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Can I Sue for My Slip and Fall Accident?

Posted July 23, 2015 | Personal Injury,Slip and Fall

Slip and fall accidents are exactly what they sound like: accidental falls which are caused by tripping or slipping on a hazardous condition.  Slip and falls are some of the most common types of personal injury claims, but how do they work?  How are fault and liability determined?  This article covers the basics for plaintiffs.

Premises Liability and Property Hazards

Slip and fall accidents fall into a broader legal category known as premises liability, which itself is just one aspect of personal injury law.  Premises liability simply means that the owner of commercial or private property can be held responsible (liable) if someone is injured by an unsafe condition on the property, whether it’s inside the structure or somewhere on its exterior lands or grounds.  If the victim’s injuries later prove fatal, the surviving family members may bring a wrongful death action.

However, there are exceptions to liability.  For example,a property owner would not be held responsible if someone was injured after intentionally hurling themselves down a perfectly safe and well-maintained flight of stairs.  In order for the property owner to be considered liable, they must have been negligent in contributing to the safety hazard which allowed the slip and fall injury to occur in the first place.

This brings up a very good question: what is negligence?
Speaking broadly, negligence means that (1) the defendant was aware of (or had reason to be aware of) an existing or potential hazard, (2) failed to take reasonable measures to correct, repair, or at least cordon off the hazard, and (3) the defendant’s actions – or lack thereof – resulted in serious injury or wrongful death to another person.  To put it another way, the plaintiff was harmed or killed because the defendant failed to do something that he or she should have done (or alternately, did something which shouldn’t have been done).

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The Components of Negligence in Personal Injury Claims

Let’s use a hypothetical real-world example to further illustrate this concept.

  • The defendant had a duty of care to the plaintiff.
    • Restaurant owners have a duty to ensure safe conditions for their business invitees, such as vendors and patrons, and other visitors allowed on the premises.  That means a duty to perform regular maintenance to keep the property in a reasonably safe condition. (This among meeting other standards, includes complying with municipal regulations).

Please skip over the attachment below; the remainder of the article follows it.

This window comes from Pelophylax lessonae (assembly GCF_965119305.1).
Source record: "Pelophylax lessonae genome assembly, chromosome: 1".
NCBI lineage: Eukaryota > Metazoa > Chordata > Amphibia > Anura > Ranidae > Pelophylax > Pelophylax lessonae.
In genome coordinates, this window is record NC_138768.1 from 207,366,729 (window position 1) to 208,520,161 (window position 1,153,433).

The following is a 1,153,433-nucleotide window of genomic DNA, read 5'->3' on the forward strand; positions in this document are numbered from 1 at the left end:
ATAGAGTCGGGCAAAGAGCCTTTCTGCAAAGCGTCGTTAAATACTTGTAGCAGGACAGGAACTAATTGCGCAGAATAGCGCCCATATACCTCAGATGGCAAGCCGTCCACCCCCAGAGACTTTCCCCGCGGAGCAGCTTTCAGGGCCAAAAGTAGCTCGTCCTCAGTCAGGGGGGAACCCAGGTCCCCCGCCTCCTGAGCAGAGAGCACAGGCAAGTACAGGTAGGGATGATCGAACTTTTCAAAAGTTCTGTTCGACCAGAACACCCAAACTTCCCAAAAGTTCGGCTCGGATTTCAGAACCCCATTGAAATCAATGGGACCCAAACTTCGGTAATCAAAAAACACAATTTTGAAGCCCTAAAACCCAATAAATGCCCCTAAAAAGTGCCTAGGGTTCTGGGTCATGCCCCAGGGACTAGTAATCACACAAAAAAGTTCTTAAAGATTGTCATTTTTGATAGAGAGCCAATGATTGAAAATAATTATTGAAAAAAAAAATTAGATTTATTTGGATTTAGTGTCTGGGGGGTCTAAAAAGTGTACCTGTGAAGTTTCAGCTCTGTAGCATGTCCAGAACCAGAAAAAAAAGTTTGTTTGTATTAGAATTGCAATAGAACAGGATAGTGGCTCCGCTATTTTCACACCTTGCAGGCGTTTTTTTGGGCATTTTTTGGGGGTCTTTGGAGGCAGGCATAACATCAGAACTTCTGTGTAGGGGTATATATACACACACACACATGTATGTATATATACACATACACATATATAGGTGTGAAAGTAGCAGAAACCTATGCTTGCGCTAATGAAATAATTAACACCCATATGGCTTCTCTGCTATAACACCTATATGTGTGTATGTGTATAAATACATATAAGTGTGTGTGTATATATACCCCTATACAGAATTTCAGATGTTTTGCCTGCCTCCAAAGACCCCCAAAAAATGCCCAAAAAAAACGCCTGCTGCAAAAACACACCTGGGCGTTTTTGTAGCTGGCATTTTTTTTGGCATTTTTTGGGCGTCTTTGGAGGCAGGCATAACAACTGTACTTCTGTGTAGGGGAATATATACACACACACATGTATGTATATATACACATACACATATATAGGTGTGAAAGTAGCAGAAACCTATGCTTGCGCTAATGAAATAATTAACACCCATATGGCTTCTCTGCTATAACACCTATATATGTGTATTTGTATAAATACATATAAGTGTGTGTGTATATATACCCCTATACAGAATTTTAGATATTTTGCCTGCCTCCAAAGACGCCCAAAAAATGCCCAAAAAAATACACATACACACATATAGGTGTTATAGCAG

• The defendant breached (deviated from) his or her duty of care.
    • The restaurant owner wanted to cut costs and therefore failed to regularly maintain the premises, eventually resulting in a broken tile in the bathroom.
  • The breach of duty caused injury or death to the plaintiff.
    • The defendant had a slip and fall accident caused by tripping on uneven flooring, resulting in death or injury.
    • Cause is divided into “actual” and “proximate” cause, both of which must be proven.  Proximate cause “or legal cause” is more abstract than actual (direct) cause, because it deals with legal concepts like foreseeability of the resulting harm.
  • The plaintiff was harmed by the defendant’s breach of duty.
    • The defendant broke his or her leg, resulting in costly medical bills and missed time from work during the recovery period.

Of course, each claim must be evaluated on a case-by-case basis.  However, this example gives a general idea of the basic components that go into a successful slip and fall claim.

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Common Causes of Slip and Fall Accidents

Many personal injury claims involve accidents which only directly affect a certain demographic.  For example, only patients can be directly harmed by medical malpractice, only elderly persons can be directly harmed by nursing home abuse, and only SEPTA riders can be directly harmed by SEPTA accidents. Slip and fall accidents are far more common, simply because they can harm anyone, anywhere, at any time.

That being said, there are some common issues which tend to contribute to slip and fall accidents.  Many of these issues pertain to negligent property maintenance, as we discussed in the previous sections.  Some common causes of accidental falls include:

  • Loose carpeting or wiring, which can easily become a trip hazard.
    • This is especially true of office buildings, due to the high concentration of computers and power cords.
  • Inadequate lighting.
    • Poor visibility can lead to a slip and fall even if the floor itself is well-maintained.
  • Broken, cracked, loose, or wobbly tiles and floorboards, which can easily catch on a person’s shoes or shift unexpectedly when weight is applied.
    • Likewise, defective handrails and banisters can cause slip and falls by collapsing when an unknowing victim leans his or her weight on the rail for support.
  • Leaks, wet patches, and freshly waxed floors.
    • Wet spots and floors which have been recently waxed should be indicated by caution signs.

It’s also important to note that, while accidental falls can affect anyone, certain demographics tend to be exceptionally vulnerable.  For example, seniors are at an elevated risk of injury due to  decreased bone density, poor vision, difficulty balancing, and slow reaction time (e.g. bracing against the fall).

If you were hurt on someone else’s property in Pennsylvania or New Jersey, slip and fall lawyer Brent Wieand may be able to help you get compensated for your pain, suffering, and financial losses.  To set up a free and confidential consultation with Brent, call 1(877) 654-3887 today.